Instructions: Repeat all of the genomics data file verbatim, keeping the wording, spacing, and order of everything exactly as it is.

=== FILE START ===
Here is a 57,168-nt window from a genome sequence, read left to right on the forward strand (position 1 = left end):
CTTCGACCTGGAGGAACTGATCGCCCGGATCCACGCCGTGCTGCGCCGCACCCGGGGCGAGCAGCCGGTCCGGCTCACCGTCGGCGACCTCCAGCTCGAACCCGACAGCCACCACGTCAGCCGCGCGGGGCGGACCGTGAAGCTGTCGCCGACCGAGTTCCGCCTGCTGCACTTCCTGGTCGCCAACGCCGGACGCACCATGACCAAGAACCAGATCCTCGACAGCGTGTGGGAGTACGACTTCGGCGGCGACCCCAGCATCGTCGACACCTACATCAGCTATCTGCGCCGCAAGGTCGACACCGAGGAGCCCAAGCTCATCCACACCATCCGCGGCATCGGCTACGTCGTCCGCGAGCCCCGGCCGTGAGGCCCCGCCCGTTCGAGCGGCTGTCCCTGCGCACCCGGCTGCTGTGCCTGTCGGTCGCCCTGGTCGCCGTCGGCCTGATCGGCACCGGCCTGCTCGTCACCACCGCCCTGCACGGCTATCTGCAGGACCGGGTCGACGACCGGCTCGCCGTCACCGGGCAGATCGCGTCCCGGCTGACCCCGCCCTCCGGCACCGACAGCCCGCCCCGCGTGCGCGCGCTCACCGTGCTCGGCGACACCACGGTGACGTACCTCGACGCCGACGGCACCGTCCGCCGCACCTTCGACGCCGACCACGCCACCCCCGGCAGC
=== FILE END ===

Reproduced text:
Here is a 57,168-nt window from a genome sequence, read left to right on the forward strand (position 1 = left end):
CTTCGACCTGGAGGAACTGATCGCCCGGATCCACGCCGTGCTGCGCCGCACCCGGGGCGAGCAGCCGGTCCGGCTCACCGTCGGCGACCTCCAGCTCGAACCCGACAGCCACCACGTCAGCCGCGCGGGGCGGACCGTGAAGCTGTCGCCGACCGAGTTCCGCCTGCTGCACTTCCTGGTCGCCAACGCCGGACGCACCATGACCAAGAACCAGATCCTCGACAGCGTGTGGGAGTACGACTTCGGCGGCGACCCCAGCATCGTCGACACCTACATCAGCTATCTGCGCCGCAAGGTCGACACCGAGGAGCCCAAGCTCATCCACACCATCCGCGGCATCGGCTACGTCGTCCGCGAGCCCCGGCCGTGAGGCCCCGCCCGTTCGAGCGGCTGTCCCTGCGCACCCGGCTGCTGTGCCTGTCGGTCGCCCTGGTCGCCGTCGGCCTGATCGGCACCGGCCTGCTCGTCACCACCGCCCTGCACGGCTATCTGCAGGACCGGGTCGACGACCGGCTCGCCGTCACCGGGCAGATCGCGTCCCGGCTGACCCCGCCCTCCGGCACCGACAGCCCGCCCCGCGTGCGCGCGCTCACCGTGCTCGGCGACACCACGGTGACGTACCTCGACGCCGACGGCACCGTCCGCCGCACCTTCGACGCCGACCACGCCACCCCCGGCAGC